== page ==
What are the central themes of Birdy?

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sciftw eNotes educator| Certified Educator

There are a lot of themes that run throughout Wharton's book.  

One central theme has to be about dreams versus reality.  Birdy creates his own birdlike existence as a way to escape his own abysmal reality.  To Birdy and Al, the real world is a place to be escaped from.  All of the places where the boys should be receiving love, guidance, and structure are places of harshness and cruelty.  In his dreamy bird world, Birdy is able to escape from nuns, teachers, parents, and army commanders.  The theme of escapism could also be a central theme that coincides with the dream versus reality theme.  

A second central theme has to be friendship.  Readers are introduced to Birdy through Al.  As Al's memories become blurred with Birdy's memories, it is made clear to readers that their friendship is just about the only part of reality that either of them can stand.  Their friendship is a deep bond that is strengthened by their time suffering through similar situations.  

Love seems to be another central theme.  Although Birdy's love for Petra is a fantasy, his feelings for her are no less real.  Through his imaginary relationship with Petra, Birdy is able to experience the love and security that he longs for in real life.  The relationship becomes so real to Birdy that he has a physical reaction while dreaming that he and Petra are mating.  His love for her is deep enough that he experiences real tragedy and mourning when she dies.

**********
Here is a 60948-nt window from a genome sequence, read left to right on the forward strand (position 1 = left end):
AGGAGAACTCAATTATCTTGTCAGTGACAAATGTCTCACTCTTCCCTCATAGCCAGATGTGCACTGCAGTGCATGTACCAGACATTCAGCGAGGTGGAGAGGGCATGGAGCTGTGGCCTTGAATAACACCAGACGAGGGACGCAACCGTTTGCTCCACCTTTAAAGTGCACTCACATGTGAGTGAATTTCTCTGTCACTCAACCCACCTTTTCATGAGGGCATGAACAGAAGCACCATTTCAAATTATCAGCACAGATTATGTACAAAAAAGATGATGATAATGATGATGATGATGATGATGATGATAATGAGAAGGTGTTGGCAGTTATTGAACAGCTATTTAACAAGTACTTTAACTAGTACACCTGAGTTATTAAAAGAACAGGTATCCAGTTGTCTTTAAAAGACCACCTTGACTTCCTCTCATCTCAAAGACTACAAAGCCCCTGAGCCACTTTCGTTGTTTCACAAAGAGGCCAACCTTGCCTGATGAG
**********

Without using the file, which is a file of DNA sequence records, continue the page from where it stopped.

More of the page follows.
Finally, I think a fourth central theme has to be the horrors of war.  This book doesn't make any attempt to glorify war or violence.  Wharton doesn't shy away from graphic descriptions of the war, and he shows readers that war leaves men deeply scarred both physically and emotionally.  Readers are told that Al wants to get sent back to the United States on a "psycho discharge" because the things that he has seen have made him "scared of even being scared."   

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Birdy

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